Fig. 9 presents the freeclamped beams with stepped thickness and variable crosssection, which is loaded by an input excitation ${F}_{0}{e}^{j\omega t}$ with ${F}_{0}=$ 1 N. Such a model is employed to predict the analytical, EFEA and FEA results. The properties of coupled beams are: ${L}_{a}$ = ${L}_{b}$ = ${L}_{c}$ = 1/3 m, ${E}_{a}$_{}= ${E}_{b}$ = ${E}_{c}$ = 2×10^{11} N/m^{2}, ${I}_{x1}$ = 1.88×10^{9} m^{4}, ${I}_{x2L}$ = 3.22×10^{9} m^{4}, ${I}_{x2R}$ = 5.15×10^{9} m^{4}, ${I}_{x3L}$ = 7.85×10^{9} m^{4,}${I}_{x3R}$ = 1.15×10^{8} m^{4}, ${I}_{x4}$ = 1.63×10^{8} m^{4}, ${\rho}_{a}$ =${\rho}_{a}$ = 7800 kg/m^{3}, ${S}_{x1}$ = 1.54×10^{4} m^{2}, ${S}_{x2L}$ = 2.01×10^{4} m^{2}, ${S}_{x2R}$ = 2.54×10^{4} m^{2}, ${S}_{x3L}$ = 3.14×10^{4} m^{2}, ${S}_{x3R}$ = 3.80×10^{4} m^{2}, ${S}_{x4}$ = 4.51×10^{4} m^{2}, ${\eta}_{a}$ = ${\eta}_{b}$ = ${\eta}_{c}$ =0.03 or 0.05.
Fig. 10 presents the EFEA results of the freeclamped beams when the frequencies are 3000 Hz, 9000 Hz, 15,000 Hz, 30,000 Hz and 80,000 Hz, respectively. The value of energy density decreases as the any part of beams is away from the free end of beam A. There are two sudden changes at the two junctions, and the jump at $x={L}_{a}$ is larger than another jump at $x={L}_{a}+{L}_{b}$. At the given frequency, the level of energy density at the structural damping 0.03 is higher than that at the structural damping 0.05, shown in Fig. 10(a) through Fig. 10(e). At the given structural damping, the level of energy density at the frequency 3000 Hz is higher than that at the frequency 9000 Hz, shown in Fig. 11(a) or Fig. 11(b). It is showed that the value of energy density decreases as the structural damping or the excitation frequency increases. Table 2 presents the EFEA results at the discontinuities. The difference of energy density at the junction under the structural damping 0.05 is larger than that at the structural damping 0.03 at $x={L}_{a}$. It is shown that more energies are dissipated by the increasing structural damping. Under the structural damping 0.03, the difference of energy density is from 2.86 dB to 5.82 dB when the excittion frequency is from 1000 Hz to 80,000 Hz. Also, the difference is from 3.80 dB to 6.36 dB under the structural damping 0.05. This phenomenon indicates that at the given structural damping the difference of energy density becomes big as the frequency increases. Eq. (38) which is a junction equation is used to deal with the discontinuity problem of energy density at the junction of beams with stepped thickness. The results at the junction of beams with steeped thickness and variable crosssection show the validity of the EFEA approach.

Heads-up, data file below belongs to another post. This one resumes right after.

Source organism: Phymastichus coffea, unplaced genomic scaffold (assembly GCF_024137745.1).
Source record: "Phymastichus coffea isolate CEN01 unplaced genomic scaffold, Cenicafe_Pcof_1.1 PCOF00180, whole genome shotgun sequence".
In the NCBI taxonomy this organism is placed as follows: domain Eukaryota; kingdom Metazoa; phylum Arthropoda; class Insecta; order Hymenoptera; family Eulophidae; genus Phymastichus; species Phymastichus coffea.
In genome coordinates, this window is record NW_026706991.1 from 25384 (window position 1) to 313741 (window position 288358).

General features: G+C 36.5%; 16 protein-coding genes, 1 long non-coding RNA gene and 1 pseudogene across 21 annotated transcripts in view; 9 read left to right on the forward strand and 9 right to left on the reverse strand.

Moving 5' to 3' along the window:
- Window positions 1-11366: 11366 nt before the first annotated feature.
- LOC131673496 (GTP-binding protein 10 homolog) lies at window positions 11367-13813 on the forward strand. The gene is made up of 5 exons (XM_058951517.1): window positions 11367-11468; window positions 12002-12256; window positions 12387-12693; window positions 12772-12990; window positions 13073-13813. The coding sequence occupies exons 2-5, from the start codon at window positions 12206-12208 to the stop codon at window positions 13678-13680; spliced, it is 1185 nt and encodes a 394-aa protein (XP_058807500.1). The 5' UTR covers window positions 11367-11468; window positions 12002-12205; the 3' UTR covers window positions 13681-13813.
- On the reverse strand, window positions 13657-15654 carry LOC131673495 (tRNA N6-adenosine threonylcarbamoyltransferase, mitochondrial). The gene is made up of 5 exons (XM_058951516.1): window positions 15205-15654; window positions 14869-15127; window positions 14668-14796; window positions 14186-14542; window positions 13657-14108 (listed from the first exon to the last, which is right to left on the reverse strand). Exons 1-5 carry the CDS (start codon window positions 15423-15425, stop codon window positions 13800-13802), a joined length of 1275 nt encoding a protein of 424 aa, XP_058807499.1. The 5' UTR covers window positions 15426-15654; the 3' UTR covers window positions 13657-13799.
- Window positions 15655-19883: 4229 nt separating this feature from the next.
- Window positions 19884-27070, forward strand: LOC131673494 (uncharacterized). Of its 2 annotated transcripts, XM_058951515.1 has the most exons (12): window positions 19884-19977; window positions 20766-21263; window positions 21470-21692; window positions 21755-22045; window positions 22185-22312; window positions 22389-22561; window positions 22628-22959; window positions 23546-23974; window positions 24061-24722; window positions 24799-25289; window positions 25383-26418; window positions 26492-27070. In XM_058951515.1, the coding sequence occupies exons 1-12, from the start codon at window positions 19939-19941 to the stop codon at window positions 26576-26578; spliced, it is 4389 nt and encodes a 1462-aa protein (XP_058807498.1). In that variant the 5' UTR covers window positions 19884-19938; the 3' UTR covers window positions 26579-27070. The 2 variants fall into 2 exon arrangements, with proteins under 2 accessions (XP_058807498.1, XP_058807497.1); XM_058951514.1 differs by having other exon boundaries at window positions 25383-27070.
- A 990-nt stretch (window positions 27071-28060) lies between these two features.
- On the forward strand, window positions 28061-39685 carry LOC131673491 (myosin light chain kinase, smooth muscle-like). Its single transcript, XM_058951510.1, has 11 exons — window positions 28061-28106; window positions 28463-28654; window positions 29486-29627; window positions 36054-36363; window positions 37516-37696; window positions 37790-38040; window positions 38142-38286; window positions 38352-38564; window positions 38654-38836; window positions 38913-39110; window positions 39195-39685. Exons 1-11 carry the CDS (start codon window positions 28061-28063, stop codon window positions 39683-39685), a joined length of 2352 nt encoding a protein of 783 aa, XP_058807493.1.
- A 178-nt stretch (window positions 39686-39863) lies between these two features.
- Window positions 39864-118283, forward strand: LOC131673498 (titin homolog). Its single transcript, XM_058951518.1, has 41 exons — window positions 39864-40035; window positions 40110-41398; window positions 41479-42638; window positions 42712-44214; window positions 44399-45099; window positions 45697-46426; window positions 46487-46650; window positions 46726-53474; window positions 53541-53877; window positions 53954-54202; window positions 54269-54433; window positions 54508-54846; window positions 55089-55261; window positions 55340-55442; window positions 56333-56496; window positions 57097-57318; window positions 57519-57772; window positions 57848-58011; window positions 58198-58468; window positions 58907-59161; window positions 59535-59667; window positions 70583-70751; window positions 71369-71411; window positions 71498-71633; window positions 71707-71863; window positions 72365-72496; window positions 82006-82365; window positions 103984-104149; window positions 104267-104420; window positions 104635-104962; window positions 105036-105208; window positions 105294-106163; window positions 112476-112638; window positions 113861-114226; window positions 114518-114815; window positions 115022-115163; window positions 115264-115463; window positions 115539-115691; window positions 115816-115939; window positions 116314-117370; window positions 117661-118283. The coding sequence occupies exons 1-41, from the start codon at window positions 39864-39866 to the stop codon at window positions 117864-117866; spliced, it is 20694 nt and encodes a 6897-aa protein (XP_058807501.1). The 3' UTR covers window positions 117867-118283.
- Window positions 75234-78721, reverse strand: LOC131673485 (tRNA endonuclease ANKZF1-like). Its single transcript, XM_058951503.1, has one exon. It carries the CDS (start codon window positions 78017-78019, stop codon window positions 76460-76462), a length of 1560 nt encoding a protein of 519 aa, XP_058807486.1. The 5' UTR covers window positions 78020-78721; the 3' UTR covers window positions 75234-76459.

Fig. 8. The Exact, EFEA and FEA results of a uniform beam: a) $f=$1000 Hz, b) $f=$ 3000 Hz, c) $f=$ 5000 Hz, d) $f=$ 11,000 Hz, e) $f=$ 30,000 Hz, f) $f=$ 50,000 Hz, g) $f=$ 80,000 Hz. The reference energy density is 1×10^{12} J/m^{2}
a)
b)
c)
d)
e)
f)
g)
Table 2. The EFEA results at the discontinuities
Case

$x={L}_{aL}$
_{}
($\eta =$ 0.03)

$x={L}_{aR}$
($\eta =$ 0.03)

Difference
($\eta =$ 0.03)

$x={L}_{aL}$
_{}($\eta =$ 0.05)

$x={L}_{aR}$
($\eta =$ 0.05)

Difference
($\eta =$ 0.05)

a

45.25

42.39

2.86

43.54

39.74

3.80

b

38.64

34.77

3.87

36.82

31.97

4.85

c

35.53

31.17

4.36

33.60

28.29

5.31

d

31.24

26.23

5.01

29.06

23.22

5.84

e

24.90

19.08

5.82

22.06

15.70

6.36

Note: ${L}_{aL}$ is the left of length ${L}_{a}$, ${L}_{aR}$_{}is the right of length ${L}_{a}$

Fig. 9. Freeclamped beams with stepped thickness and variable crosssection
Fig. 10. The EFEA results of freeclamped beams at different frequencies: a) f$=$ 3000 Hz, b) $f=$ 9000 Hz, c) $f=$ 15,000 Hz, d) $f=$ 30,000 Hz, e) $f=$ 80,000 Hz. The reference energy density is 1×10^{12} J/m^{2}
a)
b)
c)
d)
e)
Fig. 11. The EFEA results of freeclamped beams under different structural damping: a) $\eta =$ 0.03, b) $\eta =$ 0.05. The reference energy density is 1×10^{12} J/m^{2}
a)
b)
3.5. Twoendclamped beams with stepped thickness and variable crosssection
Twoendclamped beams with stepped thickness and variable crosssection are shown in Fig. 12. A harmonic point force ${F}_{0}{e}^{j\omega t}$ with ${F}_{0}=$ 1 N is enforced on the center of beam B. The twoendclamped beams are adopted to acquire the analytical, EFEA and FEA solutions. The properties of coupled beams are: ${L}_{a}={L}_{c}$ = 0.5 m, ${L}_{b}=$ 1 m, ${E}_{a}={E}_{b}$ = ${E}_{c}=$2×10^{11} N/m^{2}, ${I}_{x1}=$ 1.63×10^{8} m^{4}, ${I}_{x2L}=$ 7.85×10^{8} m^{4}, ${I}_{x2R}={I}_{x3L}=$ 5.153×10^{9} m^{4}, ${I}_{x3R}=$ 7.85×10^{9} m^{4}, ${I}_{x4}=$ 1.63×10^{8} m^{4}, ${\rho}_{a}={\rho}_{b}={\rho}_{c}=$ 7800 kg/m^{3}, ${\eta}_{a}={\eta}_{b}={\eta}_{c}=$ 0.005 or 0.05, ${S}_{x1}=$ 4.52×10^{4} m^{2}, ${S}_{x2L}=$ 3.14×10^{4} m^{2}, ${S}_{x2R}={S}_{x3L}=$ 2.54×10^{4} m^{2}, ${S}_{x3R}=$ 3.14×10^{4} m^{2}, ${S}_{x4}=$ 4.52×10^{4} m^{2}.
Fig. 12. Twoendclamped beams with stepped thickness and variable crosssection
Fig. 13 presents the EFEA results for twoendclamped beams when the frequencies are 3000 Hz, 9000 Hz, 15,000 Hz, 30,000 Hz, 50,000 Hz and 80,000 Hz respectively. The value of energy density decreases as the any part of beams is away from the harmonic excitation point at beam B. Similar to the freeclamped beams in the section 3.4, two jumps of EFEA results exist in the junctions. When the frequencies are 3000 Hz through 80,000 Hz, the level of energy density of beam B at the hysteresis damping 0.005 is higher than that at the hysteresis damping 0.05.